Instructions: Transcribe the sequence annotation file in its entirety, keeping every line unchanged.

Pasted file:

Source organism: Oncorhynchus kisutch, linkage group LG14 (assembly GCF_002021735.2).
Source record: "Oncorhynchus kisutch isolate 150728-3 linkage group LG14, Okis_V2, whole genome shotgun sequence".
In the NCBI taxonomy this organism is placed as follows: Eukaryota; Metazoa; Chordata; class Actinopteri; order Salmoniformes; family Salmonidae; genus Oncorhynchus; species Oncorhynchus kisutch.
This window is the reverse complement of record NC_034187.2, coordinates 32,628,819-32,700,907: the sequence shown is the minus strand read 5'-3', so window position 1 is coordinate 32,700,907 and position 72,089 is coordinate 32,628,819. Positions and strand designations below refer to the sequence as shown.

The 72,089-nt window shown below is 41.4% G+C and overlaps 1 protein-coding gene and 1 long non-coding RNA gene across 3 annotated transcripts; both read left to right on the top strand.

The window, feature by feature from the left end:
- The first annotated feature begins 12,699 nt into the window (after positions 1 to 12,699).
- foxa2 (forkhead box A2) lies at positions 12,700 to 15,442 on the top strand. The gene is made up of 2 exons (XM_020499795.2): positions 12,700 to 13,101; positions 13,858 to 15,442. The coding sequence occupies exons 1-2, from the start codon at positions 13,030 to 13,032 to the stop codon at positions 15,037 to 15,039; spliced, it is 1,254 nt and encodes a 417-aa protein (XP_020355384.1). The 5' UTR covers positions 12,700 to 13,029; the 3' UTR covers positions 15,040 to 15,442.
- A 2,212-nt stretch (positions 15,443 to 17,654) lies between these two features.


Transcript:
Source organism: Oncorhynchus kisutch, linkage group LG14 (assembly GCF_002021735.2).
Source record: "Oncorhynchus kisutch isolate 150728-3 linkage group LG14, Okis_V2, whole genome shotgun sequence".
In the NCBI taxonomy this organism is placed as follows: Eukaryota; Metazoa; Chordata; class Actinopteri; order Salmoniformes; family Salmonidae; genus Oncorhynchus; species Oncorhynchus kisutch.
This window is the reverse complement of record NC_034187.2, coordinates 32,628,819-32,700,907: the sequence shown is the minus strand read 5'-3', so window position 1 is coordinate 32,700,907 and position 72,089 is coordinate 32,628,819. Positions and strand designations below refer to the sequence as shown.

The 72,089-nt window shown below is 41.4% G+C and overlaps 1 protein-coding gene and 1 long non-coding RNA gene across 3 annotated transcripts; both read left to right on the top strand.

The window, feature by feature from the left end:
- The first annotated feature begins 12,699 nt into the window (after positions 1 to 12,699).
- foxa2 (forkhead box A2) lies at positions 12,700 to 15,442 on the top strand. The gene is made up of 2 exons (XM_020499795.2): positions 12,700 to 13,101; positions 13,858 to 15,442. The coding sequence occupies exons 1-2, from the start codon at positions 13,030 to 13,032 to the stop codon at positions 15,037 to 15,039; spliced, it is 1,254 nt and encodes a 417-aa protein (XP_020355384.1). The 5' UTR covers positions 12,700 to 13,029; the 3' UTR covers positions 15,040 to 15,442.
- A 2,212-nt stretch (positions 15,443 to 17,654) lies between these two features.